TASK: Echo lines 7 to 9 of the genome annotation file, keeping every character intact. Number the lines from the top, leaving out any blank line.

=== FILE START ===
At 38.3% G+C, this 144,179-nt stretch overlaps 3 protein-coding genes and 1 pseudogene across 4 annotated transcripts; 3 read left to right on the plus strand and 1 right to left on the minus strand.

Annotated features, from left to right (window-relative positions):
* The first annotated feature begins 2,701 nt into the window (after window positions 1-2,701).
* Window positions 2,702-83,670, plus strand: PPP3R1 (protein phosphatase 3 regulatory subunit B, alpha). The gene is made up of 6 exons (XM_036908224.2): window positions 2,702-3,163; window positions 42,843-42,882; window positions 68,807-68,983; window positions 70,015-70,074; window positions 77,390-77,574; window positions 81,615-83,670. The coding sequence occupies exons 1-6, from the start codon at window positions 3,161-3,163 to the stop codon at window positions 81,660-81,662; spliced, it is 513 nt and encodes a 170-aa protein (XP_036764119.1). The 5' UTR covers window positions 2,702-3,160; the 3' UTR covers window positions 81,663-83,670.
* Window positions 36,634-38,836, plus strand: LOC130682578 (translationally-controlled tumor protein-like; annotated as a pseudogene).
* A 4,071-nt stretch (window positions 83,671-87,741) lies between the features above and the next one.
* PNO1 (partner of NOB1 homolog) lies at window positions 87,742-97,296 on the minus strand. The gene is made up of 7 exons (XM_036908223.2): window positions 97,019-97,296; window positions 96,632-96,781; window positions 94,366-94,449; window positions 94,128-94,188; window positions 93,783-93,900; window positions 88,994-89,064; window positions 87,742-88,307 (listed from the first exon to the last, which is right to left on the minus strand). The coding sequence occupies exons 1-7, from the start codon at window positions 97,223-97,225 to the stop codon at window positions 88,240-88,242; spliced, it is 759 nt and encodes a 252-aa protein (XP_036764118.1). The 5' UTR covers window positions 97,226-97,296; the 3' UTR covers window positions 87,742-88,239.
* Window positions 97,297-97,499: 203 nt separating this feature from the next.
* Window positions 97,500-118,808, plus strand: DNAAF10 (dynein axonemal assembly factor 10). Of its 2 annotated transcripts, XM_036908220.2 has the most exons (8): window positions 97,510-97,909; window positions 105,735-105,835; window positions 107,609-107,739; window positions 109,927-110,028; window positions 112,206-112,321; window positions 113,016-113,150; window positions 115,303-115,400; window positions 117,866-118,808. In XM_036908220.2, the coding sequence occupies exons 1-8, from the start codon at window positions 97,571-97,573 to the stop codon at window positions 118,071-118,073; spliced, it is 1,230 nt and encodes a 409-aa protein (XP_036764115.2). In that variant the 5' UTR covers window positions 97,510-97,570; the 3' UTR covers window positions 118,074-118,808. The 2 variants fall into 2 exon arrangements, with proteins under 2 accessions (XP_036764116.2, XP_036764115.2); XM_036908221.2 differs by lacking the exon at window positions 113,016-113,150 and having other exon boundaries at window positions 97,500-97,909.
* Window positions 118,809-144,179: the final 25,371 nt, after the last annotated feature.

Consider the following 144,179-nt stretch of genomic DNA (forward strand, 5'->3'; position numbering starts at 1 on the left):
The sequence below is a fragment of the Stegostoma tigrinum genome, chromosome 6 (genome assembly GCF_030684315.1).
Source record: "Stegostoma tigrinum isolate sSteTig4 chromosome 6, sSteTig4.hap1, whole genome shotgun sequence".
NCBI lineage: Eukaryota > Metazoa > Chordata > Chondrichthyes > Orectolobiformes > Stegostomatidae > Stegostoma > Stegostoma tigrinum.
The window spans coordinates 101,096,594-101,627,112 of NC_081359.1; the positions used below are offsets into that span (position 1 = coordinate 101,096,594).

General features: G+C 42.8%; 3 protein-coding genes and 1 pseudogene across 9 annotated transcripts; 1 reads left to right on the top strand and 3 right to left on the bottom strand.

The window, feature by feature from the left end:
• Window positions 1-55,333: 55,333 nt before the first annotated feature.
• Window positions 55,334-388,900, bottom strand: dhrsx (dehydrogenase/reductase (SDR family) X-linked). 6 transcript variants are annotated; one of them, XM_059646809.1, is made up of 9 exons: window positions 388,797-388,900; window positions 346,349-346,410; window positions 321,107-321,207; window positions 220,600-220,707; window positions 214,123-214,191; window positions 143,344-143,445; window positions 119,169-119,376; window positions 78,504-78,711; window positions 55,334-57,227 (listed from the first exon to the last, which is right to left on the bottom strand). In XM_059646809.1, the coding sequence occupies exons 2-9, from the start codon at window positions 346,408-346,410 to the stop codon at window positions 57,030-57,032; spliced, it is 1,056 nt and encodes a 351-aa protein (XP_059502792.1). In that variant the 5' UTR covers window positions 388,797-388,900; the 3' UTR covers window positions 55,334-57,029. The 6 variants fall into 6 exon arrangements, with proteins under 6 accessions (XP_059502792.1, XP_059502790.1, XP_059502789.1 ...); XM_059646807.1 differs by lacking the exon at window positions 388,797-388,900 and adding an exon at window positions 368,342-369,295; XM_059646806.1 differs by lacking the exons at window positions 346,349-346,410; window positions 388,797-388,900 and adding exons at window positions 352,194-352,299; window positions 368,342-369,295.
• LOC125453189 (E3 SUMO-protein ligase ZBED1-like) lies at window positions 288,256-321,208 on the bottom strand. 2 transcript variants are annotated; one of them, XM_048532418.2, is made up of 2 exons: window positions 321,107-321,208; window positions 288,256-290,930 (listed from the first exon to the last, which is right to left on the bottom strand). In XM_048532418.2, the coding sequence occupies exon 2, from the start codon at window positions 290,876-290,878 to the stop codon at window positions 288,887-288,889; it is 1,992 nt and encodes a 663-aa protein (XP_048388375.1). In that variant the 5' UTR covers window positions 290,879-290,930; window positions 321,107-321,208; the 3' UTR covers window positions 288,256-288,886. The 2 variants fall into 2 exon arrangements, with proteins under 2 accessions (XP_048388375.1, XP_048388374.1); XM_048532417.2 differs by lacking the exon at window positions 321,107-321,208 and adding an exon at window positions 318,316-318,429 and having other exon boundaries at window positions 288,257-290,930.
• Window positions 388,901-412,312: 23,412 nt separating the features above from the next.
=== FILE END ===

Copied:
* PNO1 (partner of NOB1 homolog) lies at window positions 87,742-97,296 on the minus strand. The gene is made up of 7 exons (XM_036908223.2): window positions 97,019-97,296; window positions 96,632-96,781; window positions 94,366-94,449; window positions 94,128-94,188; window positions 93,783-93,900; window positions 88,994-89,064; window positions 87,742-88,307 (listed from the first exon to the last, which is right to left on the minus strand). The coding sequence occupies exons 1-7, from the start codon at window positions 97,223-97,225 to the stop codon at window positions 88,240-88,242; spliced, it is 759 nt and encodes a 252-aa protein (XP_036764118.1). The 5' UTR covers window positions 97,226-97,296; the 3' UTR covers window positions 87,742-88,239.
* Window positions 97,297-97,499: 203 nt separating this feature from the next.
* Window positions 97,500-118,808, plus strand: DNAAF10 (dynein axonemal assembly factor 10). Of its 2 annotated transcripts, XM_036908220.2 has the most exons (8): window positions 97,510-97,909; window positions 105,735-105,835; window positions 107,609-107,739; window positions 109,927-110,028; window positions 112,206-112,321; window positions 113,016-113,150; window positions 115,303-115,400; window positions 117,866-118,808. In XM_036908220.2, the coding sequence occupies exons 1-8, from the start codon at window positions 97,571-97,573 to the stop codon at window positions 118,071-118,073; spliced, it is 1,230 nt and encodes a 409-aa protein (XP_036764115.2). In that variant the 5' UTR covers window positions 97,510-97,570; the 3' UTR covers window positions 118,074-118,808. The 2 variants fall into 2 exon arrangements, with proteins under 2 accessions (XP_036764116.2, XP_036764115.2); XM_036908221.2 differs by lacking the exon at window positions 113,016-113,150 and having other exon boundaries at window positions 97,500-97,909.